by Heidi Hornick*
It’s been about four years since Brenna Wright took a fallow field and turned it into the Abbey Fields Urban Farm. In that time, she’s seen her share of challenges, but when a sudden storm hit the farm it took her by surprise.
On the night of April 9, a microburst thundered across Washington Avenue and onto Abbey Fields, destroying a high tunnel that was less than three months old. The storm wreaked havoc on the neighborhood. Down the street and around the corner, the Positively Living building on East Fifth Avenue was so extensively damaged that 27 residents were displaced.
Inside the 14-foot high tunnel that looks and functions like a greenhouse, the greens that chef Jeffrey DeAlejandro of Olibea had planned to use during the Rhythm N’ Blooms festivities were destroyed. Wright points to the debris that is left of the structure, but proudly shows that a lot of the greens are now thriving.
Those dauntless greens serve as a good analogy for Abbey Fields. What started as a fallow field that stood in the shadow of the now vacant Standard Knitting Mill has been transformed into a culinary oasis in the middle of what was once a food desert.
The property is development supported agriculture, a DSA, and owned by developer Henry & Wallace. It’s also a typical micro farm.
“They’re big in Canada,” Wright explains. “They believe that it’s quality that is important and that bigger is not better.”
It’s all about nourishing the soil, she says. “In an urban setting, success is in the soil, in building up the soil and not depleting it. Ultimately, it helps with the yield. Per square foot, you’ll get a lot more.”
With commercial farms “everything is planted for mechanics. But we don’t use chemicals which would work to our detriment. We are not hell-bent on destroying the soil.”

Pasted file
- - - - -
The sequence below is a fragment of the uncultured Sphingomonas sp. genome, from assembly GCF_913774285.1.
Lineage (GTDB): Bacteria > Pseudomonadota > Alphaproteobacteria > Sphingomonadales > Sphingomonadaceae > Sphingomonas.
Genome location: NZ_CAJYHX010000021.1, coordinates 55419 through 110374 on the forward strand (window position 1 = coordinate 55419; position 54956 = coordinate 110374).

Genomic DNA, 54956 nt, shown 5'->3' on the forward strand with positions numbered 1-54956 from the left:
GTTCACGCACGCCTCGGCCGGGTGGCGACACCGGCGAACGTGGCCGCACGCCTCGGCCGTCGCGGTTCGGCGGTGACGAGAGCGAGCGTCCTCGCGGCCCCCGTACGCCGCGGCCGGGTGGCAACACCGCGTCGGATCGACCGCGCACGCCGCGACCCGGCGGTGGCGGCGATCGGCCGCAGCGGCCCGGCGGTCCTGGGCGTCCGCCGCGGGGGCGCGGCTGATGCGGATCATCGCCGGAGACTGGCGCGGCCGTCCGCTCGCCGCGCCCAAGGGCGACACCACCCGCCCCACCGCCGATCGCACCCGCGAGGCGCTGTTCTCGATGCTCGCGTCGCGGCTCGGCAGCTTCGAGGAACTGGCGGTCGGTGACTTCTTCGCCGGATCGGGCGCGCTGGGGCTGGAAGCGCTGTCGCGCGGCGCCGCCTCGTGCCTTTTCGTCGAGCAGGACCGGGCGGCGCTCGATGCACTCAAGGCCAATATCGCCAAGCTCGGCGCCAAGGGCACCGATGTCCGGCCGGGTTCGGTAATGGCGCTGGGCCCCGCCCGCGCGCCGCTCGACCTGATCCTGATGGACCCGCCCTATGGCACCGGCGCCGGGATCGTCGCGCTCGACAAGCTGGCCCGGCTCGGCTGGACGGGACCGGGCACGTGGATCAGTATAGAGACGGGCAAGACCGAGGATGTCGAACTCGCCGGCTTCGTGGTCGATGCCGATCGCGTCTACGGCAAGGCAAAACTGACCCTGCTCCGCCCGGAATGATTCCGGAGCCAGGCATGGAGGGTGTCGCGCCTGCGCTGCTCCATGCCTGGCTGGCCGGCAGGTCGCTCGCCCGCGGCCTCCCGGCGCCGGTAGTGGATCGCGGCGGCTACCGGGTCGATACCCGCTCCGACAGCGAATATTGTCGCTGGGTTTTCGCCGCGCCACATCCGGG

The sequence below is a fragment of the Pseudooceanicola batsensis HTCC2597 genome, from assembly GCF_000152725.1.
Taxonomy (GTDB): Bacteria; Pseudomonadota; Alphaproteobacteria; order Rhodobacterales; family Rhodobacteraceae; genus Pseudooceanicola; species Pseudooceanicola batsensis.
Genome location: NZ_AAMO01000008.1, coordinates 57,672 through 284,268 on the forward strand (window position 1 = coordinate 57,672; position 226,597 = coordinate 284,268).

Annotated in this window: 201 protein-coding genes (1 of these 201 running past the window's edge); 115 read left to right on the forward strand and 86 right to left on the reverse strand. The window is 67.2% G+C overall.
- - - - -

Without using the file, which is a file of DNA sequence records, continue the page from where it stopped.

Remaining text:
When a portion of the field goes fallow, she puts a few chickens on it. “They eat bugs and poop,” she says, and it brings the land back. “You don’t work against yourself.”
“And they are just cute,” she says with a laugh, referring to the handful of chickens.
The venture is community supported agriculture, a CSA. What that means is those interested in receiving fresh vegetables for 30 weeks, from May through November, can purchase shares. A full share is $800 for 30 weeks, which is about $25 worth of produce a week. A half share is $500 for 30 weeks or about $15 worth of produce a week.
Abbey Fields also supplies a lot of local produce to restaurants such as The Plaid Apron, A Dopo Sourdough Pizza, Emilia’s, Knox Mason, Northshore Brasserie, as well as Wild Love Bakehouse, Three Rivers Market and the previously mentioned Olibea restaurant.
Abbey Fields sells to anyone that would like to stop by and purchase produce, as well.
Not far away in the Old City sits the aptly-named Old City Gardens. Wright is affiliated with that property, too. Owners Randy and Jenny Boyd rent 4 feet by 25 feet raised-bed garden plots for $100 a year to people interested in gardening, but lacking their own land for growing.
The cost may seem steep compared to other gardens in the city, says Wright, but there are far more amenities. The tools in two sheds are available, along with water, security and picnic tables.
Today, Mike Day is working on his garden, enhancing the soil and working on a beautification project. He lives nearby in the JFG building. “I love it,” he says, referring to Old City Gardens. There is going to be a get-together of gardeners at the gazebo on the property, a meet-and-greet plus advice offered by Wright and he’s looking forward to it. “I think it’s going to be very good,” he says.
*Heidi Hornick hails from Massachusetts, where she was a reporter for The Times of Webster and the Worcester Telegram and Gazette. She’s a freelance writer, researcher and photographer. This fall she will be managing editor of Pellissippi State’s new online magazine. She’s a single mom and a foster mother. She’s lived in Knoxville since 2005 and thinks it’s one of the best places on Earth.